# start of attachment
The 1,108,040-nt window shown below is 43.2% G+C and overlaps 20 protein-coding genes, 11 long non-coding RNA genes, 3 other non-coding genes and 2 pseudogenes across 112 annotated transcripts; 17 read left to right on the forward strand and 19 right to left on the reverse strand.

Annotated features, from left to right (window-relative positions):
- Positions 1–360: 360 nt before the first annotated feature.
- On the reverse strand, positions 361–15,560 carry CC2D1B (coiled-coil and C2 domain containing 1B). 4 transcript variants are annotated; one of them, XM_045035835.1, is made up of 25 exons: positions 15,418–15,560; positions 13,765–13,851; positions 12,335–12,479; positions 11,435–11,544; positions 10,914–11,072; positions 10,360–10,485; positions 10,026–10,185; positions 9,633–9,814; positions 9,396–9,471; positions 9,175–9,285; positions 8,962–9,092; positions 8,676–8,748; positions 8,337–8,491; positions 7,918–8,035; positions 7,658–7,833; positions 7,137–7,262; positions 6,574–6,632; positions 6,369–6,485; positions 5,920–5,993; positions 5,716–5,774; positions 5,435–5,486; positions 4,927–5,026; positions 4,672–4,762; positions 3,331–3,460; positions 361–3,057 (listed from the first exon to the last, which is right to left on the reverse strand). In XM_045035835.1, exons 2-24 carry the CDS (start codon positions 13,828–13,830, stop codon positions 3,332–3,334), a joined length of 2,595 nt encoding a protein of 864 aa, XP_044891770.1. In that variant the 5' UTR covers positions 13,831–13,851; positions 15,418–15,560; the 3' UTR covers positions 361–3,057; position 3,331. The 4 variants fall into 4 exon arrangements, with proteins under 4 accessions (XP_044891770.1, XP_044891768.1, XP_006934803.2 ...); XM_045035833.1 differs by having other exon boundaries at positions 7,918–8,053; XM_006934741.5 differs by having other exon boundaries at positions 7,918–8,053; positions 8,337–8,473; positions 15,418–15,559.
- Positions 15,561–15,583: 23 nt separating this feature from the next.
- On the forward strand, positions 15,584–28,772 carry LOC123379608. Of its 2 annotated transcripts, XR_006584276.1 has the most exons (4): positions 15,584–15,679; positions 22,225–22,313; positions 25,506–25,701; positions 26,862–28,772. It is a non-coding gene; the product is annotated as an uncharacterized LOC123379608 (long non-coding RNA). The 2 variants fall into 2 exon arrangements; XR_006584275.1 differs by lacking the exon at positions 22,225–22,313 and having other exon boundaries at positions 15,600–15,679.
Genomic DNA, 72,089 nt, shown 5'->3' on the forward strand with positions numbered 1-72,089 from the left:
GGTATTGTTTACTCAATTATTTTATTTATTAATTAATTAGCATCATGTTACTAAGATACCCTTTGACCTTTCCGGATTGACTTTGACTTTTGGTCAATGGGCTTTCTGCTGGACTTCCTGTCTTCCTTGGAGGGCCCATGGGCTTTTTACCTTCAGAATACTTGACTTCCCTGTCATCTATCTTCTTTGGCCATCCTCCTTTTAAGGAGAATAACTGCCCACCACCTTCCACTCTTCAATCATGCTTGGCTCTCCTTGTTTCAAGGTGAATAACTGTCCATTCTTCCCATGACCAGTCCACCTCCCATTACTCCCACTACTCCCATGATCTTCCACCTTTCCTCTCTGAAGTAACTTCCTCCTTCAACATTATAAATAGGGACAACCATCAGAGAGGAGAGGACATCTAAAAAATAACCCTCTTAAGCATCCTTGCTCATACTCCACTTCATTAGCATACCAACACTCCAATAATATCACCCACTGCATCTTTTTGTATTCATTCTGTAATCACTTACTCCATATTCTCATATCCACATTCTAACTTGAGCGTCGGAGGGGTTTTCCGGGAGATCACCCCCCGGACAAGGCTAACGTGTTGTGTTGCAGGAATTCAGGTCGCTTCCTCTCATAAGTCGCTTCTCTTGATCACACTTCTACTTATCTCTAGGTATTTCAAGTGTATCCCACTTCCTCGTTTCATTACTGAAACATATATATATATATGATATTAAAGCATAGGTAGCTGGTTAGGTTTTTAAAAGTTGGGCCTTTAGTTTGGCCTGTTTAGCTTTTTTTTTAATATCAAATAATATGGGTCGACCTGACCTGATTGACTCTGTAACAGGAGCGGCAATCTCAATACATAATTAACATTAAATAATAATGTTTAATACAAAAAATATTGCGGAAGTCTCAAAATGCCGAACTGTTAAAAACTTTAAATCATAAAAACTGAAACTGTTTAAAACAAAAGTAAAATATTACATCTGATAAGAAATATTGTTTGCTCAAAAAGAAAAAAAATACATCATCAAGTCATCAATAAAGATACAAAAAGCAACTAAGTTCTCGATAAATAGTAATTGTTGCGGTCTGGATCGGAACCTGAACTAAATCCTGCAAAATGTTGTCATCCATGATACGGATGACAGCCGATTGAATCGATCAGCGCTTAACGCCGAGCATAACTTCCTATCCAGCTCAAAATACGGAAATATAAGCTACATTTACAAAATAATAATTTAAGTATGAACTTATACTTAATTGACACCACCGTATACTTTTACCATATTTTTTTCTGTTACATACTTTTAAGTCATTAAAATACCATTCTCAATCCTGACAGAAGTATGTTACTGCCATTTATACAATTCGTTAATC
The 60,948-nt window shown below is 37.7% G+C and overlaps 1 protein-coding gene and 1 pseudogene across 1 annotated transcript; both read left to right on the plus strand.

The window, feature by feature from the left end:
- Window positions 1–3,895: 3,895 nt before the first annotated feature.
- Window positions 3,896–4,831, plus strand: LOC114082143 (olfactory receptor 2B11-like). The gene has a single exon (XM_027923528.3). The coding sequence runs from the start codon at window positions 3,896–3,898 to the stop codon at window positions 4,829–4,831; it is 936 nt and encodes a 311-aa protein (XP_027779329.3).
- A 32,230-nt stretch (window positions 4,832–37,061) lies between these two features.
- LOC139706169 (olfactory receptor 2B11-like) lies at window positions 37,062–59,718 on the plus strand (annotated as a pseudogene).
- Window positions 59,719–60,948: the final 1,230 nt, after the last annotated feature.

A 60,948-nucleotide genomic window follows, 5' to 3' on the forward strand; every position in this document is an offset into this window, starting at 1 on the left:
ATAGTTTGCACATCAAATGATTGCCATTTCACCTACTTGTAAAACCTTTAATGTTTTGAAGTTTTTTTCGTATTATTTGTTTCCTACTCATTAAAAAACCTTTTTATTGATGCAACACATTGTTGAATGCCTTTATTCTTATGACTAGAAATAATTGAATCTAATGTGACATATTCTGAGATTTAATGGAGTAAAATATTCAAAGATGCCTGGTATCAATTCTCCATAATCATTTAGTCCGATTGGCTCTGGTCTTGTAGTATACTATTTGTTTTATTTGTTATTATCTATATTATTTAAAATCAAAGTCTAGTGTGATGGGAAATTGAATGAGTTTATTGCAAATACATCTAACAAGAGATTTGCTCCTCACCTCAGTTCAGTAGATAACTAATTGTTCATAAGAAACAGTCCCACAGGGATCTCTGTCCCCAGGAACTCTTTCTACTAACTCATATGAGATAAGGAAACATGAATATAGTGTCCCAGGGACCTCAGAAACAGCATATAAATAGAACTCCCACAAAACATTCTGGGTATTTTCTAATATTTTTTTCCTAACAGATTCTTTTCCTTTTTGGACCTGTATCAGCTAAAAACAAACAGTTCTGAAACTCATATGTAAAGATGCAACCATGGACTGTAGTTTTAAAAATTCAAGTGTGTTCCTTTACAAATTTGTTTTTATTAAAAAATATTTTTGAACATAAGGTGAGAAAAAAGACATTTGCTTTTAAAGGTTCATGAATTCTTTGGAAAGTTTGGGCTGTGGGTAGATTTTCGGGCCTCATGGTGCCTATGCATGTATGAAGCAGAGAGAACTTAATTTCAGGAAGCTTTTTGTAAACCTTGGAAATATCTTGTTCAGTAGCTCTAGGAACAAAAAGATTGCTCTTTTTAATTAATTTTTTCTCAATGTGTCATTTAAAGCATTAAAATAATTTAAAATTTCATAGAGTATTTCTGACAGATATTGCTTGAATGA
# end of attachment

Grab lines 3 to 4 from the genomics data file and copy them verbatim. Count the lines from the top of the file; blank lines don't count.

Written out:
- Positions 1–360: 360 nt before the first annotated feature.
- On the reverse strand, positions 361–15,560 carry CC2D1B (coiled-coil and C2 domain containing 1B). 4 transcript variants are annotated; one of them, XM_045035835.1, is made up of 25 exons: positions 15,418–15,560; positions 13,765–13,851; positions 12,335–12,479; positions 11,435–11,544; positions 10,914–11,072; positions 10,360–10,485; positions 10,026–10,185; positions 9,633–9,814; positions 9,396–9,471; positions 9,175–9,285; positions 8,962–9,092; positions 8,676–8,748; positions 8,337–8,491; positions 7,918–8,035; positions 7,658–7,833; positions 7,137–7,262; positions 6,574–6,632; positions 6,369–6,485; positions 5,920–5,993; positions 5,716–5,774; positions 5,435–5,486; positions 4,927–5,026; positions 4,672–4,762; positions 3,331–3,460; positions 361–3,057 (listed from the first exon to the last, which is right to left on the reverse strand). In XM_045035835.1, exons 2-24 carry the CDS (start codon positions 13,828–13,830, stop codon positions 3,332–3,334), a joined length of 2,595 nt encoding a protein of 864 aa, XP_044891770.1. In that variant the 5' UTR covers positions 13,831–13,851; positions 15,418–15,560; the 3' UTR covers positions 361–3,057; position 3,331. The 4 variants fall into 4 exon arrangements, with proteins under 4 accessions (XP_044891770.1, XP_044891768.1, XP_006934803.2 ...); XM_045035833.1 differs by having other exon boundaries at positions 7,918–8,053; XM_006934741.5 differs by having other exon boundaries at positions 7,918–8,053; positions 8,337–8,473; positions 15,418–15,559.